• Jessie Szalay
  5. Milk Snake Facts and Pictures - Reptile Fact

    Jan 18, 2017 · Milk snake is a nonvenomous snake occurring in North America, Central America and South America. The species is mainly nocturnal and terrestrial. There are twenty-four subspecies of this species. The snake is popular in […]

  6. Eastern Milk Snake Fact Page- What's That Snake? - OPLIN pages/milk_snake/milk...

    Jun 25, 2003 · The Eastern Milk Snake is a relatively slender snake. The basic color of this snake is gray to tan. That color is broken with 3, sometimes 5, longitudinal rows of large, dark irregular spots. Some authors refer to these spots as blotches. The spots are reddish-brown or brown and have black borders.

  7. Eastern Milk Snake Facts, Size, Distribution, Habitat, and ...

    Jun 25, 2019 · The eastern milk snake is a non-venomous subspecies of milksnake. The calm snake is a popular name in the pet trade. Scientific Name Kingdom Animalia Phylum Chordata Class Reptilia Order Squamata Suborder Serpentes Family Colubridae Genus Lampropeltis Species L. triangulum Scientific Name Lampropeltis triangulum triangulum Quick Information Also Known as Spotted adder, adder, sand-king ...

  8. Eastern Milk Snake - Marshall University

    Breeding Activity: Milk snakes mate in early spring and lay eggs in June and July. Up to 18 eggs per clutch are deposited in sandy soil or in saw dust piles, incubating for about 6 to 9 weeks. Range: This snake is common throughout West Virginia. It is often confused with the copperhead and killed, though it is completely harmless.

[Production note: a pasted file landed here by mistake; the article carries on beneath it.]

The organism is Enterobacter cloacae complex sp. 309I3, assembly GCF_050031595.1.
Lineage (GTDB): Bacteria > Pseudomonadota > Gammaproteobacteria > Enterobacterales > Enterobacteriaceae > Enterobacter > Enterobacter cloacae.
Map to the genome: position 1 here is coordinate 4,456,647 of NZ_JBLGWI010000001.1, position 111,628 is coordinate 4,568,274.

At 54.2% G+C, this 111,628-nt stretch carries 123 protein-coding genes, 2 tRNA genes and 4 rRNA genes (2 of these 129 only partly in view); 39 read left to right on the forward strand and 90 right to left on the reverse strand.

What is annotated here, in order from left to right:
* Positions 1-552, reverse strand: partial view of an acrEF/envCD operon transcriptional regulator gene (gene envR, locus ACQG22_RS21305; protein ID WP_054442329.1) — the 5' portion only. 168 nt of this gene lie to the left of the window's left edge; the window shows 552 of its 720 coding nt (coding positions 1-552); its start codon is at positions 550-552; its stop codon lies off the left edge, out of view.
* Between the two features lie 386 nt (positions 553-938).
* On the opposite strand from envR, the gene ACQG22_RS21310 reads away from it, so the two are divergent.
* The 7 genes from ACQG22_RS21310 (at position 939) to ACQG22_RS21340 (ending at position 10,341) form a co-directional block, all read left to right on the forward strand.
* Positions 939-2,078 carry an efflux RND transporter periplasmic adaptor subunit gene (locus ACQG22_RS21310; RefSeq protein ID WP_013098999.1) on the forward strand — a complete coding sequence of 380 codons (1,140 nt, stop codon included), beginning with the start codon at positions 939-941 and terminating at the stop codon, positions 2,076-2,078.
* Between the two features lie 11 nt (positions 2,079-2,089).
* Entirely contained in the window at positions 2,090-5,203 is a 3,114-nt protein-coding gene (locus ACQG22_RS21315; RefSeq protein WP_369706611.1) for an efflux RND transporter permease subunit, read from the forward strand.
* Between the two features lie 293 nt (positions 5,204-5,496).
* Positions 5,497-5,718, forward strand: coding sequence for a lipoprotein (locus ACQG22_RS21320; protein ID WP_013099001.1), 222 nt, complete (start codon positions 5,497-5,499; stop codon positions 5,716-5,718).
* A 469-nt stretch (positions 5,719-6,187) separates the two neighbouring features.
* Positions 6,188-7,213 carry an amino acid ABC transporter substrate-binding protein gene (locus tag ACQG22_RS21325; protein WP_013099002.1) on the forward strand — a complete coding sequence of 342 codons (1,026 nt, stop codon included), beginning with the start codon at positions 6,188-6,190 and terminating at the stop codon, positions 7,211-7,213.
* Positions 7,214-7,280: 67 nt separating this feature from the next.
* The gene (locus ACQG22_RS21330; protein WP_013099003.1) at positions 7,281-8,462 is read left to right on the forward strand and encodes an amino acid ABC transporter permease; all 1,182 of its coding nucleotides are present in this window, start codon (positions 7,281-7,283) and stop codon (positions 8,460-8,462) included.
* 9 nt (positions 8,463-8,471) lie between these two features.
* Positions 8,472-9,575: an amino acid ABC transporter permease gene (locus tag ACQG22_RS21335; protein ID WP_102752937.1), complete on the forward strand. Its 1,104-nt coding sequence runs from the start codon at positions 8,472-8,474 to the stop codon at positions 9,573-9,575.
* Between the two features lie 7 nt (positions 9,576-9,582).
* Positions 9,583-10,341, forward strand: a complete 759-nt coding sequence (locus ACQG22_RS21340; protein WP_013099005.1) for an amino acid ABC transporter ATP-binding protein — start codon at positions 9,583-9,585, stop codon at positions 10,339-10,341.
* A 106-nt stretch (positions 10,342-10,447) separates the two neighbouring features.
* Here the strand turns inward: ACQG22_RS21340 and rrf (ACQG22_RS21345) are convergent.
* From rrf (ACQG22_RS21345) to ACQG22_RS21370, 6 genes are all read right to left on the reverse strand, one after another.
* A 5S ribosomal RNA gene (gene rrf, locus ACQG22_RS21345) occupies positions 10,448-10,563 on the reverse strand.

9. How to Tell the Difference Between a Milk Snake and a Coral Snake

    May 08, 2020 · The easiest way to distinguish between a coral snake and a milk snake is the color of its stripes. You can also look at the snake's size and the color of a snake's face. If you are bitten by a snake, seek medical attention immediately.

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  10. Milksnake Control & Removal - Animal Control Solutions

    A first step in snake control is to identify what kind of snake you have. Milksnakes follow two color patterns. One pattern is gray or tan, with a light Y-shaped or V-shaped patch on neck, and chocolate-brown to reddish-brown, black-bordered blotches down back and sides.